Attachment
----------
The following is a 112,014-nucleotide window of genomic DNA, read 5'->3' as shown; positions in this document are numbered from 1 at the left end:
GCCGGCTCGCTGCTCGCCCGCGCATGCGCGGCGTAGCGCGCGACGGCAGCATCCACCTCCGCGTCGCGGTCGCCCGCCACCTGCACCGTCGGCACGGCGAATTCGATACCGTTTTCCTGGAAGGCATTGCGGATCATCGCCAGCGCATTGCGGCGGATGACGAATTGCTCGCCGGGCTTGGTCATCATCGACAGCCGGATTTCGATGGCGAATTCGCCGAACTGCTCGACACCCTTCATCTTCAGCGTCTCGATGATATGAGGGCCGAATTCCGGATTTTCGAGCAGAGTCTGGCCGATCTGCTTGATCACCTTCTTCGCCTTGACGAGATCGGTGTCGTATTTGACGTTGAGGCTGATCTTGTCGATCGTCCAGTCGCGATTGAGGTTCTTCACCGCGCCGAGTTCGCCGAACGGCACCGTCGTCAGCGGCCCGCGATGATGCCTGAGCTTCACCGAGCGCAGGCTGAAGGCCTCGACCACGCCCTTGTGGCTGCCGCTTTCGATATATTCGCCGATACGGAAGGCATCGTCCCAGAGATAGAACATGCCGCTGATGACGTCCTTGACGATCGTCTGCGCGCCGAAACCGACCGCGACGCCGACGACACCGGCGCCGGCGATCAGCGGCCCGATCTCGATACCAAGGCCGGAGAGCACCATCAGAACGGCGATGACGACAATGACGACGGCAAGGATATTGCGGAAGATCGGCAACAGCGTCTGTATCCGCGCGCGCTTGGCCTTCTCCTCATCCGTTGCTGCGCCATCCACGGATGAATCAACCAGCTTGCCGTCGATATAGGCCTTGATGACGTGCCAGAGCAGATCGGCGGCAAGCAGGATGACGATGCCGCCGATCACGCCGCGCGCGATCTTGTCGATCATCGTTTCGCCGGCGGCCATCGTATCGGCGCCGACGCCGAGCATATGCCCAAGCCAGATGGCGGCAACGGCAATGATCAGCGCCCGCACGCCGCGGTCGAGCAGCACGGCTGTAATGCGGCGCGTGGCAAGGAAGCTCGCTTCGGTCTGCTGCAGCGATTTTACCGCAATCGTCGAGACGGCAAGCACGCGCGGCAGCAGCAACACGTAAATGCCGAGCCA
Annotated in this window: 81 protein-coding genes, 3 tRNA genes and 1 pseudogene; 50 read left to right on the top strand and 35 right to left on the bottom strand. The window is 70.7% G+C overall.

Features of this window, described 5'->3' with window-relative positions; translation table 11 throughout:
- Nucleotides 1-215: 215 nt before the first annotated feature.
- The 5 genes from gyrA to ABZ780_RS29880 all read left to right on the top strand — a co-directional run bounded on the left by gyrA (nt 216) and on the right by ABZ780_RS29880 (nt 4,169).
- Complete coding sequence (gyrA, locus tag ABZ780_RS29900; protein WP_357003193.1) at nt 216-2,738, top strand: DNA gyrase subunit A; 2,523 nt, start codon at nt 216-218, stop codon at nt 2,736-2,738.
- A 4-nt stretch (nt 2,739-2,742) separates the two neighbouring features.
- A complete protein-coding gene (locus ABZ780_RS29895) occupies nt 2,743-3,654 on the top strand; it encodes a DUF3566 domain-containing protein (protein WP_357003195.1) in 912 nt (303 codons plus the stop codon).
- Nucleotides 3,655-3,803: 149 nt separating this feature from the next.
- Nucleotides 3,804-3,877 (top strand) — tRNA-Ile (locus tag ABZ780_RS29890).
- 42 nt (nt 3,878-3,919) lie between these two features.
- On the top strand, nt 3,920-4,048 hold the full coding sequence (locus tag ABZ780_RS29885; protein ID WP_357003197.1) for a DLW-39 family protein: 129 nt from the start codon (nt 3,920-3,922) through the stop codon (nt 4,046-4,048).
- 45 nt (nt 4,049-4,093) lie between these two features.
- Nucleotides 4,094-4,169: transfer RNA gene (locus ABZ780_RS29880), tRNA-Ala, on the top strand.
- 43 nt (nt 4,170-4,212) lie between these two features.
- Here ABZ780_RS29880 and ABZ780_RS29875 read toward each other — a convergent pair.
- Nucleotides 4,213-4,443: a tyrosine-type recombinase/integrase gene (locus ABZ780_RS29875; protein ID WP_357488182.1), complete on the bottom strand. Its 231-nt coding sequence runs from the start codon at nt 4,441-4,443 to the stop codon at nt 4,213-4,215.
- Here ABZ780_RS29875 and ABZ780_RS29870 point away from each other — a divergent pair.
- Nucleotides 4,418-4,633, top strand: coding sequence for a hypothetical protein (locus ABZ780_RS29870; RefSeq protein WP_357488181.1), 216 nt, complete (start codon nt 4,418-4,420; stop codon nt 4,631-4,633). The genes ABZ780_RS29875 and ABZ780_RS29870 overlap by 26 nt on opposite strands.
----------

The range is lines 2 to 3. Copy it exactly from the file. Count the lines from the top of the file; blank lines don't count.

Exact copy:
GCCGGCTCGCTGCTCGCCCGCGCATGCGCGGCGTAGCGCGCGACGGCAGCATCCACCTCCGCGTCGCGGTCGCCCGCCACCTGCACCGTCGGCACGGCGAATTCGATACCGTTTTCCTGGAAGGCATTGCGGATCATCGCCAGCGCATTGCGGCGGATGACGAATTGCTCGCCGGGCTTGGTCATCATCGACAGCCGGATTTCGATGGCGAATTCGCCGAACTGCTCGACACCCTTCATCTTCAGCGTCTCGATGATATGAGGGCCGAATTCCGGATTTTCGAGCAGAGTCTGGCCGATCTGCTTGATCACCTTCTTCGCCTTGACGAGATCGGTGTCGTATTTGACGTTGAGGCTGATCTTGTCGATCGTCCAGTCGCGATTGAGGTTCTTCACCGCGCCGAGTTCGCCGAACGGCACCGTCGTCAGCGGCCCGCGATGATGCCTGAGCTTCACCGAGCGCAGGCTGAAGGCCTCGACCACGCCCTTGTGGCTGCCGCTTTCGATATATTCGCCGATACGGAAGGCATCGTCCCAGAGATAGAACATGCCGCTGATGACGTCCTTGACGATCGTCTGCGCGCCGAAACCGACCGCGACGCCGACGACACCGGCGCCGGCGATCAGCGGCCCGATCTCGATACCAAGGCCGGAGAGCACCATCAGAACGGCGATGACGACAATGACGACGGCAAGGATATTGCGGAAGATCGGCAACAGCGTCTGTATCCGCGCGCGCTTGGCCTTCTCCTCATCCGTTGCTGCGCCATCCACGGATGAATCAACCAGCTTGCCGTCGATATAGGCCTTGATGACGTGCCAGAGCAGATCGGCGGCAAGCAGGATGACGATGCCGCCGATCACGCCGCGCGCGATCTTGTCGATCATCGTTTCGCCGGCGGCCATCGTATCGGCGCCGACGCCGAGCATATGCCCAAGCCAGATGGCGGCAACGGCAATGATCAGCGCCCGCACGCCGCGGTCGAGCAGCACGGCTGTAATGCGGCGCGTGGCAAGGAAGCTCGCTTCGGTCTGCTGCAGCGATTTTACCGCAATCGTCGAGACGGCAAGCACGCGCGGCAGCAGCAACACGTAAATGCCGAGCCA
Annotated in this window: 81 protein-coding genes, 3 tRNA genes and 1 pseudogene; 50 read left to right on the top strand and 35 right to left on the bottom strand. The window is 70.7% G+C overall.